Breaking The Bad News

On the TV show House, House’s oncologist pal Wilson was reputed to be so humane and caring when giving patients bad news about their condition that, when he was done, patients actually thanked him.  Studies indicate, however, that there aren’t a lot of Wilsons out there in the medical profession.  Instead, many doctors botch one of the most important parts of their job — giving patients truthful information about their medical condition when the diagnosis is grim.

photo-hospital-doorwayTelling patients that they have untreatable cancer, or some other fatal disease, clearly is one of the toughest parts of a doctor’s job — and research indicates that doctors just aren’t very good at it.  Some doctors will break the bad news indirectly or use medical jargon that leaves the patient confused, others will do it with brutal directness, and still others will sugarcoat the news with treatment options.  As a result, many cancer patients aren’t well informed about their actual condition, and their prospects. A 2016 study found that only five percent of cancer patients understood their prognoses well enough to make informed decisions about their care.

Why are doctors so inept at giving patients bad news about their condition?  Of course, it’s incredibly hard to be the bearer of bad tidings, especially when the bad news is about a fatal illness, but there’s more to it than that.  Communications skills apparently aren’t emphasized at medical schools, and many doctors see a diagnosis of an incurable disease as a kind of personal failure on their part.

It’s interesting that, in a profession so associated with the phrase “bedside manner,” so many doctors regularly mishandle what is arguably the most important part of their job and so few medical schools make sure that their graduates are equipped to handle that task in a genuine, caring, and understandable way.  I hope I never receive a devastating diagnosis, but if I do I hope it comes from a doctor who knows how to break the bad news.

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Lettering In BBQ

Most of the varsity teams in American high schools involve sports that have been around for a long, long time.  Baseball, football, basketball, wrestling, and swimming, among others, have all been around for decades.  Now some high schools in Texas are introducing a new varsity team to the mix:  barbecue.

30629807_346739375833962_402609782687286108_nThe high school BBQ teams in Texas sound like a combination of vocational education, home ec, and shop class, with a little rah-rah school spirit thrown in.  Students on the team build and weld their own metal barbecue cooker, design and create their own team t-shirts, and work with teachers to come up with recipes and techniques and develop their pitmaster capabilities in the competitive cooking categories.  At cook-off competitions, the teams are judged on best beef brisket, pork ribs, half chicken, best beans, dessert, best pit, most school spirit, and best t-shirt.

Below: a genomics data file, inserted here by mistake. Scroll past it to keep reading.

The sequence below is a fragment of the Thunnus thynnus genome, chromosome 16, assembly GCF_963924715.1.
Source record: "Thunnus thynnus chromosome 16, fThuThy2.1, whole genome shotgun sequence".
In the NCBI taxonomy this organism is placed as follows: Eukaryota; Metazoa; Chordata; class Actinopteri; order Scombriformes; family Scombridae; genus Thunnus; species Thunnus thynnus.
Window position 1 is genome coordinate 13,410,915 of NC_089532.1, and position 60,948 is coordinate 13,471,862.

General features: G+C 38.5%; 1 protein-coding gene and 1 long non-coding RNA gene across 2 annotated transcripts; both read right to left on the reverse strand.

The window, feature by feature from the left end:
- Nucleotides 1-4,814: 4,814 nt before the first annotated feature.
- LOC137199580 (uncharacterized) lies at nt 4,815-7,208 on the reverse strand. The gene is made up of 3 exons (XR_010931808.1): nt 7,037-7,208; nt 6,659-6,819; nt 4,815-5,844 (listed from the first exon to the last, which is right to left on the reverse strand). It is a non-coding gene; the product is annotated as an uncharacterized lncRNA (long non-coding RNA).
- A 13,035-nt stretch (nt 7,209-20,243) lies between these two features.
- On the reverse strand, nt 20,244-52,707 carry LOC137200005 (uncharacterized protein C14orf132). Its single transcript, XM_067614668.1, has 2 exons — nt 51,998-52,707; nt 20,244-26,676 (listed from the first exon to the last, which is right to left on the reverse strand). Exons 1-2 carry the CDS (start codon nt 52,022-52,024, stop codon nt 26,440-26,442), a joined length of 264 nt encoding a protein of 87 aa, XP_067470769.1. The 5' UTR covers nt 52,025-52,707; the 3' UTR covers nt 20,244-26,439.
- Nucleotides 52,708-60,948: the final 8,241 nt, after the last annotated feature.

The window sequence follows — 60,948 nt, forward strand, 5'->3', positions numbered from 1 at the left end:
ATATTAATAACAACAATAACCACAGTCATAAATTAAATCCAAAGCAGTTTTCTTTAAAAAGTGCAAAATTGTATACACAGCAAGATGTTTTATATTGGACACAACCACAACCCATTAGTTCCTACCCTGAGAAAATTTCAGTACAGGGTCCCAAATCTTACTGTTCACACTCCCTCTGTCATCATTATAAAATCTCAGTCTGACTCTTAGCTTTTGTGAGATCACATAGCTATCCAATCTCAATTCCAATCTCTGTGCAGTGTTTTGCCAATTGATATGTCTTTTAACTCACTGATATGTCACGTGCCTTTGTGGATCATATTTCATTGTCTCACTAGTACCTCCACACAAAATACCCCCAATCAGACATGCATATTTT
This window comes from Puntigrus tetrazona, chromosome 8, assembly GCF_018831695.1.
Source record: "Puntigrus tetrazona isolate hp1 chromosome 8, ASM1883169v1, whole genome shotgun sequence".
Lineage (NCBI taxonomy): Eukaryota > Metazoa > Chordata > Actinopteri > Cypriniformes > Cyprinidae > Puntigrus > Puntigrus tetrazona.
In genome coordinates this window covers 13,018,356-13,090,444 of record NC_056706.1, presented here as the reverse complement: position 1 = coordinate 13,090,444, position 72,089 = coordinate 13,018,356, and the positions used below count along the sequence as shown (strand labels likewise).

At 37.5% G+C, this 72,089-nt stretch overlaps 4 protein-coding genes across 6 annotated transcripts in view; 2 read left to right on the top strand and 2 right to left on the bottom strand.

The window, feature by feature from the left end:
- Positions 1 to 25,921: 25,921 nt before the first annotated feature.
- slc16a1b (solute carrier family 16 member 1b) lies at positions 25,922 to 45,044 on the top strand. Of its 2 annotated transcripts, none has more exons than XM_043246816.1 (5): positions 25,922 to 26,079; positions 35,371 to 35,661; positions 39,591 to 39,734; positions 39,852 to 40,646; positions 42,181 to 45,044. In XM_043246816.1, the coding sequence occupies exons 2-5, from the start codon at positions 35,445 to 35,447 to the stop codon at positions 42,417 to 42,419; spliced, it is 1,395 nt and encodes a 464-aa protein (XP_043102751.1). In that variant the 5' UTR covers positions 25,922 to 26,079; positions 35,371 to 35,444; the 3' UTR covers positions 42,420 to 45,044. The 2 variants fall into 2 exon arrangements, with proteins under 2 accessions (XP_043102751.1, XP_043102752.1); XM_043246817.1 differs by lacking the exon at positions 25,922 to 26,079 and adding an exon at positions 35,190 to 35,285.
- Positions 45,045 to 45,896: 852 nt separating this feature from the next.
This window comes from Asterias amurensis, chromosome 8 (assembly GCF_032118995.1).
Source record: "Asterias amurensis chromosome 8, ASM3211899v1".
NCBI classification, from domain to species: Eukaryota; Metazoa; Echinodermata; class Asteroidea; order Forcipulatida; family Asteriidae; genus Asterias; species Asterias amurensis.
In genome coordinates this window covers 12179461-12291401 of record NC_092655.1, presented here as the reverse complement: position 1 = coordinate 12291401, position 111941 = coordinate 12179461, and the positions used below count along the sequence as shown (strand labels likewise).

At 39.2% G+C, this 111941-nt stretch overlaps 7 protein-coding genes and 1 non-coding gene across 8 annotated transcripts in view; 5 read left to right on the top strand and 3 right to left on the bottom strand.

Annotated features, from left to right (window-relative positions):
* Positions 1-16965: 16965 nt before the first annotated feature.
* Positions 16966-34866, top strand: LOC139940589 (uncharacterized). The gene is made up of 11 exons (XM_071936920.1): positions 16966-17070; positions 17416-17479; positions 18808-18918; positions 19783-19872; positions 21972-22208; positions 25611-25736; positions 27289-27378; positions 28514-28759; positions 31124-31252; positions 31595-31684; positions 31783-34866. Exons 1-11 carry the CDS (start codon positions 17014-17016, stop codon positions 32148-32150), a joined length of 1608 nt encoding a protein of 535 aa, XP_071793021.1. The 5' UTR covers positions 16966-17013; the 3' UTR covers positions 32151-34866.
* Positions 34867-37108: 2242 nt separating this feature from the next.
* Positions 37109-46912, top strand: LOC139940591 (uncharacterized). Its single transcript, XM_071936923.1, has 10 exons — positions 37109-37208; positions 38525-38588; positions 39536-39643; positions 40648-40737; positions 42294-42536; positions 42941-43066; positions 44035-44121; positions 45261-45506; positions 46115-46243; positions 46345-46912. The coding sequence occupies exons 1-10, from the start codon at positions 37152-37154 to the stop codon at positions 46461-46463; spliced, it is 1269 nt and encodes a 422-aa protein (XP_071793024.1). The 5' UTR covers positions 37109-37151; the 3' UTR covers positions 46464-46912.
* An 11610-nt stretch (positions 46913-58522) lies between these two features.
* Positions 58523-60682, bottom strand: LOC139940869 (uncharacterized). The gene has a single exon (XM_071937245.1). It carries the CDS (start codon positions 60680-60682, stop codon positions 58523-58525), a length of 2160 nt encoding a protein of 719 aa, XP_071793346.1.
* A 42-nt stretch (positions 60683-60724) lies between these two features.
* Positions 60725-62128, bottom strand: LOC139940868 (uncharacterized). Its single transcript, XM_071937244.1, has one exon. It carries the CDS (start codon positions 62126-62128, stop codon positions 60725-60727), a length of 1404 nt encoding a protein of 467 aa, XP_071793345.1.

High school barbecue teams sound odd, at first, but I think they’re actually a pretty good idea, and I wouldn’t be surprised to see more schools in other states adopting the concept.  The BBQ teams have got to be a lot of fun, and they offer a chance for boys and girls to be on the same school squad, competing together for their alma maters.  The modern world is a lot more about inclusion, and a varsity BBQ team would have room for anyone who likes to cook — regardless of their physical condition, height, weight, coordination, or general athletic ability.  And every kid who letters in BBQ will end up being pretty deft with a grille and smoker and probably can make a pretty mean sauce, besides.  It would be a nice skill to have as you move into adulthood.

Varsity barbecue has been rapidly growing in popularity, especially in north Texas.  One annual tournament drew teams from more than 100 high schools.  I bet it drew a lot of hungry fans, too.

McMansion Envy

American homes are a lot roomier than they used to be.  In 1973, the Census Bureau determined that the median size of a new house was about 1,500 square feet.  As of 2015, that number had shot up to about 2,500 square feet.  And with Americans having fewer children on average, the increase in house size translated into a lot more square footage per resident — from 507 square feet per resident for new houses in 1973 to 971 square feet per resident for a new house built in 2015.

mcmansions-real-estateSo, are Americans a lot happier with their larger, roomier homes?  A researcher tried to figure that out and determined that the answer is:  not really.  Although American homes have grown significantly in terms of their square footage, overall house satisfaction hasn’t changed.  According to the research, the apparent reason is that some Americans are trapped in an endless cycle of house one-upsmanship.

The researcher concluded that Americans whose houses are among the largest in the neighborhood tend to be most prone to house unhappiness.  These homeowners build the biggest house around and are satisfied with it, but when somebody builds an even bigger McMansion on a nearby lot, knocking them out of the “biggest house in the neighborhood” slot, suddenly their satisfaction with their home drops.  The research also indicates that there’s been a kind of nuclear arms race at the top end of the American housing market, with the size of the largest 10 percent of houses increasing 1.4 times as fast as the size of the median house.  Evidently “keeping up with the Joneses” now means adding on to your house to maintain your status as king of the block.